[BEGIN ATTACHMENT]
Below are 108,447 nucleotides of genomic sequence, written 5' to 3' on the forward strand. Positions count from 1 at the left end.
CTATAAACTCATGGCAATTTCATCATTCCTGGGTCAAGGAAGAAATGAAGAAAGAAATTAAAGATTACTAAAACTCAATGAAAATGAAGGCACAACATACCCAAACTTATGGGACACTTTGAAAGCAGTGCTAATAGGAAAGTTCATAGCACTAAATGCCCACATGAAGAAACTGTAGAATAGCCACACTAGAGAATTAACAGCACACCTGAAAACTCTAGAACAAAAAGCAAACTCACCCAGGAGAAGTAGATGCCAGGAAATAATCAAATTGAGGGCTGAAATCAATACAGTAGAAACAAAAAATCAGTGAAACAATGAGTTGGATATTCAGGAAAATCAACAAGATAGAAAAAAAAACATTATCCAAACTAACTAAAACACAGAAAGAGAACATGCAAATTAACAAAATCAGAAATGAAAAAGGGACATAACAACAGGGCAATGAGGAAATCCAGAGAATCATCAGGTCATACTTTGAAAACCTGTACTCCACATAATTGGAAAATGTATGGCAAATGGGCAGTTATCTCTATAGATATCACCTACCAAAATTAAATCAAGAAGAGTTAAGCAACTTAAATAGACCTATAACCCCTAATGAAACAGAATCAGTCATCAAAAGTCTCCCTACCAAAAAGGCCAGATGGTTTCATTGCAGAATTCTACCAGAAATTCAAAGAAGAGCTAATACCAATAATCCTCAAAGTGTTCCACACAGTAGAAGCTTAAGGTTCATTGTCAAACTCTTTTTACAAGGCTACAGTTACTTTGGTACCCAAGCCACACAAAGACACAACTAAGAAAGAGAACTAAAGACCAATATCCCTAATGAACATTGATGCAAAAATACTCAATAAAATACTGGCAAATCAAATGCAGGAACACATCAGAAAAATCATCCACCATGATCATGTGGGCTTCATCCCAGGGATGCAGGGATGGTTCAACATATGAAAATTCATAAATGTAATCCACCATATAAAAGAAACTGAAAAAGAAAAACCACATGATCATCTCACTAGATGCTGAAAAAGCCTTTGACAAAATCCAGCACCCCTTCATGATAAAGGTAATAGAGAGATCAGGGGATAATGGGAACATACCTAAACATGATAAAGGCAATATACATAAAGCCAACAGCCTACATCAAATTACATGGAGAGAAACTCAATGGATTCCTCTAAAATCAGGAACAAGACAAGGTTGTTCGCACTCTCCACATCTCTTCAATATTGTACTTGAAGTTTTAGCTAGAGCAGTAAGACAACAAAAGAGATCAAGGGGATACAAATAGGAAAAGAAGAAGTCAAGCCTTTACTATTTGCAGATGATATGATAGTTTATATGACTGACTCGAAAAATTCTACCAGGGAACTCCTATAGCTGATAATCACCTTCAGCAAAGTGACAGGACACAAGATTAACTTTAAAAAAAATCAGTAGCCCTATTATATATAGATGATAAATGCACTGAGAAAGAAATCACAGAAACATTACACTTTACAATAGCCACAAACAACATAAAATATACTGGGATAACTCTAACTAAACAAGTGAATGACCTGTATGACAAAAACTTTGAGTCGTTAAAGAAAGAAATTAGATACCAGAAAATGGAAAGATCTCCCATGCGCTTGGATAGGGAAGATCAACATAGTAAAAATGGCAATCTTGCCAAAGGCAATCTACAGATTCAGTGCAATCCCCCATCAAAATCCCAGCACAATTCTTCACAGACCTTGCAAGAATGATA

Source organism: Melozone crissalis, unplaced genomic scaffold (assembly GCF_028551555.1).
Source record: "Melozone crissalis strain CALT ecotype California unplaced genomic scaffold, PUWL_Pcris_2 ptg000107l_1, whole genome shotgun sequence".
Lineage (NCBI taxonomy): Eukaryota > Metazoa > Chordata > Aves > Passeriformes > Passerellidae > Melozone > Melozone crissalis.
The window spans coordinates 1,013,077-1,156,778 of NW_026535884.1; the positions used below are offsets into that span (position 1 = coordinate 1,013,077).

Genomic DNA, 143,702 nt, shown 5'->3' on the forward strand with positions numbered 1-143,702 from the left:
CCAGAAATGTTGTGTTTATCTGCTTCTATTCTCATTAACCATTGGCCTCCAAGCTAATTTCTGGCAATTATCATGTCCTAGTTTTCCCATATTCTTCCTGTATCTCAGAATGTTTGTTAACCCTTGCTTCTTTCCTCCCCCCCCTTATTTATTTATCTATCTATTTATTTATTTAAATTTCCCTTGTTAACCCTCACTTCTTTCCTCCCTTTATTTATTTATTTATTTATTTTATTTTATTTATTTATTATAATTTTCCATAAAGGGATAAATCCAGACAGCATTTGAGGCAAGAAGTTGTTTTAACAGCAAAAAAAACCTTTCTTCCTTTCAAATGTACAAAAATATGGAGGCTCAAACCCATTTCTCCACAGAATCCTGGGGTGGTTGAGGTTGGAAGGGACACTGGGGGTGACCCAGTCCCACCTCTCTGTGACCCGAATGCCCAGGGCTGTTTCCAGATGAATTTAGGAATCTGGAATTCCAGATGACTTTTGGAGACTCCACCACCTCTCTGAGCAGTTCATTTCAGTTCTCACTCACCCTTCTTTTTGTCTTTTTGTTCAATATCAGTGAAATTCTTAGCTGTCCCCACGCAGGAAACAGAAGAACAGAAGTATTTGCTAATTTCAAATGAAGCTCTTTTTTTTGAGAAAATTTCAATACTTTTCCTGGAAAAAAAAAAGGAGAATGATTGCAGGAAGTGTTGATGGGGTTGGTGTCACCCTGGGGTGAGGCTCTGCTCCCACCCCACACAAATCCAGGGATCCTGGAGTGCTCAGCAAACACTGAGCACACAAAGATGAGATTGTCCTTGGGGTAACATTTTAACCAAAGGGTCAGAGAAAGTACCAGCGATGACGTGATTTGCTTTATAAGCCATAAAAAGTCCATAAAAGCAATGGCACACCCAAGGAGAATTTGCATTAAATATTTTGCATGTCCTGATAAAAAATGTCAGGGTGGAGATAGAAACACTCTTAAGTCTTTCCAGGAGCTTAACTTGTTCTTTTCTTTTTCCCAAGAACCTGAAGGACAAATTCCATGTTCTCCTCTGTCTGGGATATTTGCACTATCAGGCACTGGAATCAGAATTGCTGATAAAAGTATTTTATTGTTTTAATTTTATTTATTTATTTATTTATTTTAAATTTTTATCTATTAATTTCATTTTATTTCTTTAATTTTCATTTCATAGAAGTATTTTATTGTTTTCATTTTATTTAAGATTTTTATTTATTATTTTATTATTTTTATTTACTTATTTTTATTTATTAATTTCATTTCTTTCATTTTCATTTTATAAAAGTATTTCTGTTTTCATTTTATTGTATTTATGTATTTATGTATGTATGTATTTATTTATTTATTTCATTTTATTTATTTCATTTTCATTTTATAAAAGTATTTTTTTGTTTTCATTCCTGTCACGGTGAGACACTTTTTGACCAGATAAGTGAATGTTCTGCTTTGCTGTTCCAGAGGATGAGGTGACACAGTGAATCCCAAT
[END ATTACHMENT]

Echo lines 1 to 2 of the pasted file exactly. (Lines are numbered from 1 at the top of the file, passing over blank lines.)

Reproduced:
Below are 108,447 nucleotides of genomic sequence, written 5' to 3' on the forward strand. Positions count from 1 at the left end.
CTATAAACTCATGGCAATTTCATCATTCCTGGGTCAAGGAAGAAATGAAGAAAGAAATTAAAGATTACTAAAACTCAATGAAAATGAAGGCACAACATACCCAAACTTATGGGACACTTTGAAAGCAGTGCTAATAGGAAAGTTCATAGCACTAAATGCCCACATGAAGAAACTGTAGAATAGCCACACTAGAGAATTAACAGCACACCTGAAAACTCTAGAACAAAAAGCAAACTCACCCAGGAGAAGTAGATGCCAGGAAATAATCAAATTGAGGGCTGAAATCAATACAGTAGAAACAAAAAATCAGTGAAACAATGAGTTGGATATTCAGGAAAATCAACAAGATAGAAAAAAAAACATTATCCAAACTAACTAAAACACAGAAAGAGAACATGCAAATTAACAAAATCAGAAATGAAAAAGGGACATAACAACAGGGCAATGAGGAAATCCAGAGAATCATCAGGTCATACTTTGAAAACCTGTACTCCACATAATTGGAAAATGTATGGCAAATGGGCAGTTATCTCTATAGATATCACCTACCAAAATTAAATCAAGAAGAGTTAAGCAACTTAAATAGACCTATAACCCCTAATGAAACAGAATCAGTCATCAAAAGTCTCCCTACCAAAAAGGCCAGATGGTTTCATTGCAGAATTCTACCAGAAATTCAAAGAAGAGCTAATACCAATAATCCTCAAAGTGTTCCACACAGTAGAAGCTTAAGGTTCATTGTCAAACTCTTTTTACAAGGCTACAGTTACTTTGGTACCCAAGCCACACAAAGACACAACTAAGAAAGAGAACTAAAGACCAATATCCCTAATGAACATTGATGCAAAAATACTCAATAAAATACTGGCAAATCAAATGCAGGAACACATCAGAAAAATCATCCACCATGATCATGTGGGCTTCATCCCAGGGATGCAGGGATGGTTCAACATATGAAAATTCATAAATGTAATCCACCATATAAAAGAAACTGAAAAAGAAAAACCACATGATCATCTCACTAGATGCTGAAAAAGCCTTTGACAAAATCCAGCACCCCTTCATGATAAAGGTAATAGAGAGATCAGGGGATAATGGGAACATACCTAAACATGATAAAGGCAATATACATAAAGCCAACAGCCTACATCAAATTACATGGAGAGAAACTCAATGGATTCCTCTAAAATCAGGAACAAGACAAGGTTGTTCGCACTCTCCACATCTCTTCAATATTGTACTTGAAGTTTTAGCTAGAGCAGTAAGACAACAAAAGAGATCAAGGGGATACAAATAGGAAAAGAAGAAGTCAAGCCTTTACTATTTGCAGATGATATGATAGTTTATATGACTGACTCGAAAAATTCTACCAGGGAACTCCTATAGCTGATAATCACCTTCAGCAAAGTGACAGGACACAAGATTAACTTTAAAAAAAATCAGTAGCCCTATTATATATAGATGATAAATGCACTGAGAAAGAAATCACAGAAACATTACACTTTACAATAGCCACAAACAACATAAAATATACTGGGATAACTCTAACTAAACAAGTGAATGACCTGTATGACAAAAACTTTGAGTCGTTAAAGAAAGAAATTAGATACCAGAAAATGGAAAGATCTCCCATGCGCTTGGATAGGGAAGATCAACATAGTAAAAATGGCAATCTTGCCAAAGGCAATCTACAGATTCAGTGCAATCCCCCATCAAAATCCCAGCACAATTCTTCACAGACCTTGCAAGAATGATA